There are parts where the political, progressive movement of historiography might be met with disagreement: such as the page of an early draft in which a comparison is drawn between Charles De Gaulle and Subhas Chandra Bose, one of the founding fathers of Indian nationalism, who during World War II gathered Indian soldiers in Germany in order to fight for the Third Reich against the Allies—against the British colonizers. Disappointed with Germany, he then sided with Japan against the British. In the complex, layered history this project establishes, such relativism can come across as problematic. The comparison is based on an analogy drawn from Western historiography itself: but one might wonder if the new way of writing we hope to see—evidently in modern studies, but also in history overall—will avoid these analogies, and will look into history for what it is: facts, and representations.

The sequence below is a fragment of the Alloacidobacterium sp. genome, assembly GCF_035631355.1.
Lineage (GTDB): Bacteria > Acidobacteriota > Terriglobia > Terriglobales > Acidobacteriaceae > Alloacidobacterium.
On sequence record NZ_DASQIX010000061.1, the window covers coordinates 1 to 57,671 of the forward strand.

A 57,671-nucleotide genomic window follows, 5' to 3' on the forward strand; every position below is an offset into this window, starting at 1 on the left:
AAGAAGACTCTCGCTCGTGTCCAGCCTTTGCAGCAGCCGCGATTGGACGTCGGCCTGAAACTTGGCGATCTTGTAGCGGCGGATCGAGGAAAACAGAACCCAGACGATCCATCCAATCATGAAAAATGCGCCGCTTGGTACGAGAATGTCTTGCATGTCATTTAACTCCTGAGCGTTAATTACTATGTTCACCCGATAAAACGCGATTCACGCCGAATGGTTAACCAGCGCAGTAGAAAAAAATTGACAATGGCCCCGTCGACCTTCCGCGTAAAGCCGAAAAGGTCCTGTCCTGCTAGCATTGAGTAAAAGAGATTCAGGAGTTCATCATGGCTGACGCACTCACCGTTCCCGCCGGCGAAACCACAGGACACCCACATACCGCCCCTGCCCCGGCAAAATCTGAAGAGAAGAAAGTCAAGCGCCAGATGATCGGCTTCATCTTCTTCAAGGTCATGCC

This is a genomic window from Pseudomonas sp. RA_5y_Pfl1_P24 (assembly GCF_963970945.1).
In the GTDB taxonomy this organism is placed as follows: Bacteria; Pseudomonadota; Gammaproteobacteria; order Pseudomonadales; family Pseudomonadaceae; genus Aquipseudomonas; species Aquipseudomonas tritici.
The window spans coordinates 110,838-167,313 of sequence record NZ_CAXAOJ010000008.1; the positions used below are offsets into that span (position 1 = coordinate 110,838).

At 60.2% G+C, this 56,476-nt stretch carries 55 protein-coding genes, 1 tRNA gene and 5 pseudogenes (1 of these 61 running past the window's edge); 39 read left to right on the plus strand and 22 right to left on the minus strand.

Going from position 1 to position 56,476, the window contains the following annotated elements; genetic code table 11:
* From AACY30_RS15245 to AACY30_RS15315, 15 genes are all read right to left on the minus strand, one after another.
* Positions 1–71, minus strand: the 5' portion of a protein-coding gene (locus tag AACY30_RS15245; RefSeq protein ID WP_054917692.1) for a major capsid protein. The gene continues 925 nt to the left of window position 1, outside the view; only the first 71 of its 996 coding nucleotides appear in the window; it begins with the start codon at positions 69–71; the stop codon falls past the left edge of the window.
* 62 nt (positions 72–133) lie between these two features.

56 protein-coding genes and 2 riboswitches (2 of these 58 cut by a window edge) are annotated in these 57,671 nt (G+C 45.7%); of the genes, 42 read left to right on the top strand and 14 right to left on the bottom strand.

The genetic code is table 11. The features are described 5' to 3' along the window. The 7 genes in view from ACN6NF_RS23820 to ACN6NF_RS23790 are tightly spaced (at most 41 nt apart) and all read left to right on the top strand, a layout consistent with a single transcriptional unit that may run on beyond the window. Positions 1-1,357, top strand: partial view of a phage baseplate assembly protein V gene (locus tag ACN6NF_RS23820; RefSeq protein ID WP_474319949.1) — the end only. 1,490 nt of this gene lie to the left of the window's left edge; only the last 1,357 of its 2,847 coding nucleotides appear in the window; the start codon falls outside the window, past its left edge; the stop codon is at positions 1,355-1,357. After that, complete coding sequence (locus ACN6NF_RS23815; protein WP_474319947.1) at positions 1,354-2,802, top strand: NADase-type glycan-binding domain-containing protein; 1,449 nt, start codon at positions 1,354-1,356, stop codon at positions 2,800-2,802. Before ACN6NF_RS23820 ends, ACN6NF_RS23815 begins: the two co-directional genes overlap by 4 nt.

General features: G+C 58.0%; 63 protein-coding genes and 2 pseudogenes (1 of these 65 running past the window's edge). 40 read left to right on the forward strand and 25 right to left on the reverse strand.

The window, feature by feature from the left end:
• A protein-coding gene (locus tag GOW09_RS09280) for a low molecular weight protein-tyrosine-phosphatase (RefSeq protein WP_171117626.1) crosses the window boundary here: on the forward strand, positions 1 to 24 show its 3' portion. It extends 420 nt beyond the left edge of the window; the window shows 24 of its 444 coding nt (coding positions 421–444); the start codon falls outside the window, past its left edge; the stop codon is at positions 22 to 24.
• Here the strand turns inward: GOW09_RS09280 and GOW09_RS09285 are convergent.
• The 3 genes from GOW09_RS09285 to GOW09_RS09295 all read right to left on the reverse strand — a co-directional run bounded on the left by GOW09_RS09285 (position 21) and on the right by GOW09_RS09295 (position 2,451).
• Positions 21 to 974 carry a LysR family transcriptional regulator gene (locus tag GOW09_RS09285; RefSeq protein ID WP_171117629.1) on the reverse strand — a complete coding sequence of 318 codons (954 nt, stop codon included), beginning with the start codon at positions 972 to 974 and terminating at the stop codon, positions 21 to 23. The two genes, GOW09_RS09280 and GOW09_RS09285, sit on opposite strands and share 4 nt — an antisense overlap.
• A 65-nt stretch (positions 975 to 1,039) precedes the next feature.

The essence of history might lie in the separation of these two components, too often entangled within one another, in the persistent study of each of them, and of their interactions; in the purification from our preconceived ideas, and in the analysis both of facts and of representations, seen as what they are: representations. In that sense, history is political. Pierre Singaravélou’s Décolonisations is a step towards the moment when history will be seen as what it is, and its presence will be offered, not as a basis for appropriation, but for the sharing of all of the world’s pasts, presents, and futures.